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Francois Normandin

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Everything posted by Francois Normandin

  1. GRBL 1.1 (2009).zip Back saved to LV 2009.
  2. Apparently @Benoit does not have access to LabVIEW anymore. At least until the Community Edition is released... I took the liberty of backsaving to LV 2013 and correcting the *char GpioValues bit representation as described in the programmer manual. (Only for 32-bit library) Microchip MCP2221A_x86 (2013).zip *Please note that I have never used this library and have no way of testing whether the 2013 version works.
  3. I believe the only way to do what you want is to catch the keyboard "arrow up" and "arrow down" events, discard them and programmatically increment or decrement the control value. (LV2013) ArrowUpDown_UnitIncrement.vi
  4. I simply have all my public repos in Github nowadays, so switching it is mainly to keep them all in the same place. You're right that I could have simply kept the address of the repo the same and changed it to Git.
  5. Application Control >> Palette Editing (It's really just a flatten/unflatten .mnu file API...)
  6. As I've reported in the UI Tools support page, I've started migrating the open source code I still have on bitbucket (Mercurial-based repos) to Github. I didn't think that it might be worth a specific topic until @LogMAN mentioned it. Personally, I'm moving my code to Github in the process. I know there are some reports of Hg-to-Git transitions not going so well when using sub-repositories, so please share your migration experience if you've had to jump into some hoops to get it done! For all of you who still use Mercurial and host your open source and/or enterprise repos on Bitbucket, this blog post is worth reading:
  7. Due to bitbucket discontinuing support for Mercurial in 2020, I have migrated the source code to Github. From now on, if there is any development on this project, it will be in the LabVIEW Open Source project: https://github.com/LabVIEW-Open-Source/ui-tools You can use both LAVAG or Github's issue tracking to report any issue you might encounter with this package. (previous repo: https://bitbucket.org/normandinf/ui-tools/)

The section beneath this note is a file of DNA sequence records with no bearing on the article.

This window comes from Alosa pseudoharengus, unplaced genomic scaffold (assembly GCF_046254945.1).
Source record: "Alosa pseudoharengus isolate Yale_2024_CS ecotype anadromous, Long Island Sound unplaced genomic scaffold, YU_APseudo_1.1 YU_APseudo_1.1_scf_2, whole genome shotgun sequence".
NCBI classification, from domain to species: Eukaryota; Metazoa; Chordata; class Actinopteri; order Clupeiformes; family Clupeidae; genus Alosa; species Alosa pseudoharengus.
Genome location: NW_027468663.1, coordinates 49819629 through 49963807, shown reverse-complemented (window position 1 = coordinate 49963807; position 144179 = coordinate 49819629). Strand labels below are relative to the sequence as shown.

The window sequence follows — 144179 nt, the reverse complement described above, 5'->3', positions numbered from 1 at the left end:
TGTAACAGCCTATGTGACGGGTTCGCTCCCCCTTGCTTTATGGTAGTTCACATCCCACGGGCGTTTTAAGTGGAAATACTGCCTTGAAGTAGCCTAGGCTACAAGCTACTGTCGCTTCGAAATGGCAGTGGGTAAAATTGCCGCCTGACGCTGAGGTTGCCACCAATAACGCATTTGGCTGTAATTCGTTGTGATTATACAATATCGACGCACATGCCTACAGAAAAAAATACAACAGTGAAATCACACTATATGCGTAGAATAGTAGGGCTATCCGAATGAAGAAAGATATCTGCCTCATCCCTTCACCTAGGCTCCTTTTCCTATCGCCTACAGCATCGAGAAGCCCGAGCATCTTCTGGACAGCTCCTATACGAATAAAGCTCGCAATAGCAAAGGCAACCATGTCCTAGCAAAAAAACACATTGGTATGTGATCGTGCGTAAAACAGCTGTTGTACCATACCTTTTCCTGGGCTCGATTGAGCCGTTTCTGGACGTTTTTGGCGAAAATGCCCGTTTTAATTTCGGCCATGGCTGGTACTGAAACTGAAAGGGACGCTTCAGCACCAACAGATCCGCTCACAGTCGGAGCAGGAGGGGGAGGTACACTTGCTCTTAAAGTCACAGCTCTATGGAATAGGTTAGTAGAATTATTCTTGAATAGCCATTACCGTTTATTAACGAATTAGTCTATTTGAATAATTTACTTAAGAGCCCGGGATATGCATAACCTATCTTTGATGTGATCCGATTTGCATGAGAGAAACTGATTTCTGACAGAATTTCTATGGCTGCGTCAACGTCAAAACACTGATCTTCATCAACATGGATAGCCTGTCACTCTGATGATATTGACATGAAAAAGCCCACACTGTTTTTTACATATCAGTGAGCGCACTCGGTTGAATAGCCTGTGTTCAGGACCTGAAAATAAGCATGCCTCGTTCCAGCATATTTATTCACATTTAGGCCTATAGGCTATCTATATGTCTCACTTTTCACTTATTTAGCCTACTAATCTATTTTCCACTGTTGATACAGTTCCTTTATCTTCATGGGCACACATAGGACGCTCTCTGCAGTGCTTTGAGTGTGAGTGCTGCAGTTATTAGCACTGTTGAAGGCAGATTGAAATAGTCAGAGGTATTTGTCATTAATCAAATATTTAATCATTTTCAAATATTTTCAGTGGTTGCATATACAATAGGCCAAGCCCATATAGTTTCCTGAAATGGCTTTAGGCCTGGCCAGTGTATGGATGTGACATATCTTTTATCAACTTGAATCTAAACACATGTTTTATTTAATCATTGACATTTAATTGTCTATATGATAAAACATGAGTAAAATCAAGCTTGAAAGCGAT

8. Like Eric predicted... I use JKI SMOs the most. Although I also actively maintain a couple of Actor Framework projects.
  9. OpenG does not install under the LAVA palette. I think it was used by a few of us back when Jon Green was handling the Code Repo. I know I've put the "UI Tools" in there and I'm fairly sure there were a few more packages from the years ~2012. Ton's "Code Capture tool" maybe? The idea was to regroup the librairies that were published on LAVAG's repository into a single palette, but it didn't get much traction past 2013.
  10. I'll be there as well. Since this will officially kick off my vacations, I will not be presenting this year 🙂. I'm eager to sit back, relax, learn and chat with all you guys & gals.
  11. Remember that the DVR is a container which contains the class. Since your class is privately scoped, only library members can act on it. No terminals containing the DVR will allowed unless your class itself is accessible to the caller. You can still achieve exactly what you want by moving your interface methods (DVR terminals) inside your class as public members of the class. As @smithd suggested, make all your current class members be protected (if dynamic dispatch methods) or private (for your static dispatch methods) and set your class' scope to Public. In addition, you don't need a lvlib to wrap your public interface as the class is already a library.
  12. @donk you haven't overlooked anything. Unfortunately, somewhere in the past (was it 2011?), LAVAG experienced a massive failure and most attachments from that time were lost, or at least the links could not be recovered programmatically from old thread backups.
  13. Version 1.2.0.6 released. https://github.com/LabVIEW-Open-Source/DataManipulation/releases/tag/1.2.0.6 Added support to return a list of Event reference types (class of event) for Event Registration Refnums Controls, Panes, Splitters, VI References and Application References. Array is empty for all other datatypes. ** Please note that this does not drill into clusters of Event Registration Refnums. This is only one-level deep. I have not tried, but I assume that getting the cluster elements and then looping on those should work...
  14. They show up as Generic Refnums. (0x08) If they are named refnums, they should show up as in this example where "This VI" is the label. You can tell if they are named references by the 0x40 flag. If your events are named, they will show up in the list. The type of event is set in the last long byte in the "First Element" highlighted in green in the screenshot. (xA4 10) xA4 = VI reference, x10 = Key Down. I'll add this support to the OpenDescriptor. That is definitely useful info to get! I'll report here when done.